It has inspired innovations in sociology and psychology. It has sparked the imagination of liberals like Paul Krugman and conservatives like Newt Gingrich. It even shares credit (or blame) for some of Elon Musk’s innovations. Isaac Asimov’s Foundation series is, arguably, one of the most influential literary creations in history. And now, it’s finally going on screen. Two prior attempts to put the series on the big screen — in 1998 and 2008 respectively — failed. But the new TV series, first grabbed up (and later abandoned) by HBO began development in 2014, and will finally debut via Apple TV+. Apple TV+ doesn’t have a whole lot of content yet, but the Foundation acquisition will help define the service.
Asimov’s iconic series, the winner of a one-time-only Hugo Award for “Best All-Time Series,” concerns a mathematician — Hari Seldon — who predicts the fall of the Galactic Empire, its descent into a 30,000 year-long dark age, and the formation of a second empire. Seldon achieves this prediction using statistical analysis of mass occurrences–essentially “big data,” as we would call it now. In response to these predictions, and foreseeing a destructive anti-intellectualism accompanying the fall of his empire, Seldon creates “foundations” of scientists and engineers on opposite ends of the galaxy as seeds for the new empire.
The premise is almost wholly unique in science fiction and literature in general. At the very least, it’s one of the most original and nuanced story premises around. The premise inspired an initial series, then a collection of preludes and sequels, and eventually spinoffs and variations by other authors. It was apparently a challenge to put it on the screen in the right way. Apple is using Troy Studios in Limerick, Ireland, to complete the ten episodes of the series.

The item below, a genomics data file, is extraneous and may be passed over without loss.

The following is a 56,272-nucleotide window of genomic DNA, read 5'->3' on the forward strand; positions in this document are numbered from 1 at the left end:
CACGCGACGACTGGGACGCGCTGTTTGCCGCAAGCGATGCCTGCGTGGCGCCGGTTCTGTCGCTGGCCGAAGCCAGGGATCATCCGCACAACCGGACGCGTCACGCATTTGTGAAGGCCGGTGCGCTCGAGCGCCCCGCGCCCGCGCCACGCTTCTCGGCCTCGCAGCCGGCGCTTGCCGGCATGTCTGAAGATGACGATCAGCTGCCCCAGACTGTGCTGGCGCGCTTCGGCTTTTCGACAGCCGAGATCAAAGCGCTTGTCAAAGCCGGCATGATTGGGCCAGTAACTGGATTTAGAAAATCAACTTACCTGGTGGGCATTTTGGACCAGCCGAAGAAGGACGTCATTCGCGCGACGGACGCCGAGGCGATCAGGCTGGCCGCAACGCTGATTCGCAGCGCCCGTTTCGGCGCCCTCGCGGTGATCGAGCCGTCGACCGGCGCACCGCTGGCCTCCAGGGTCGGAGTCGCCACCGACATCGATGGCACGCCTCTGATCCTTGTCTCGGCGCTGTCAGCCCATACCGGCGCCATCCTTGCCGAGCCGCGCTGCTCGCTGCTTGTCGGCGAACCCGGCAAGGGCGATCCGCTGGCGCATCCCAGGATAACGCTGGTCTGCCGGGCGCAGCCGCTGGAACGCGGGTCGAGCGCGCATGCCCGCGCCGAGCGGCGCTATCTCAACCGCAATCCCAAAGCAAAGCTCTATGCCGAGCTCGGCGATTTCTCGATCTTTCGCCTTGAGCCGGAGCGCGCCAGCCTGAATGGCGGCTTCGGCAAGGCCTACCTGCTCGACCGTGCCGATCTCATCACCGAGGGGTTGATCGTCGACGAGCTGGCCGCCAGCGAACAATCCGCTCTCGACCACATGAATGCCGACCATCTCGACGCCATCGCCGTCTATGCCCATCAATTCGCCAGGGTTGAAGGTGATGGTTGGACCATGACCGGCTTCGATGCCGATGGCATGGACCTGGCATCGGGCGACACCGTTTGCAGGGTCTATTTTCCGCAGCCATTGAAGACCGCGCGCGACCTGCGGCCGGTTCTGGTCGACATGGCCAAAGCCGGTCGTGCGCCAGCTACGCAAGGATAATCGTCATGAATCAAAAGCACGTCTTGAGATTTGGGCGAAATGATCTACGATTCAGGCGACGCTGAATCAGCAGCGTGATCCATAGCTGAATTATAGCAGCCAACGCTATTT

One thing this production has going for it is that some of the producers already have strong sci-fi and fantasy credentials, the most notable of whom is David S. Goyer, who previously worked on The Dark Knight. Josh Friedman, who left the project earlier this year but will retain executive producer credit, also headed up the Sarah Connor Chronicles series. Jonah Nolan of Interstellar was first tapped to write the series.
Of course, none of those productions capture the conceptual scope of Foundation. In a strange way, the closest analog to Asimov’s work is Douglas Adams’ satirical Hitchhiker’s Guide to the Galaxy series, and comparison to Asimov there is self-consciously obvious. The key to that comparison lies in each author’s use (Asimov first and Adams in satire) of the Encyclopedia Galactica — an encyclopedia containing all knowledge in the known galaxy. Carl Sagan has a chapter in Cosmos dedicated to the concept, and Adams contrasts it with the more user-friendly Hitchhiker’s Guide.
Back in 2014, when HBO first announced its intent to produce the series, Mark Strauss at Gizmodo described the significance of the project. What is fascinating about Foundation, Strauss wrote, is that it both epitomizes and defies science fiction as a genre. Although it’s a story of the “fall and rise of future galactic empires” the story “contains virtually none of the usual tropes that are associated with science fiction.” There are no aliens even though the characters are found across an entire galaxy. Society is neither utopian nor dystopian. The faster-than-light technology and other technological advances act “as the background, not the driver, of the plot.”
Foundation’s psychohistorical theme is enduring and has influenced writers, musicians, social scientists, politicians, and others. While it’s doubtful that a television adaptation will do justice to the depth of its themes, I’m going to watch with an open mind.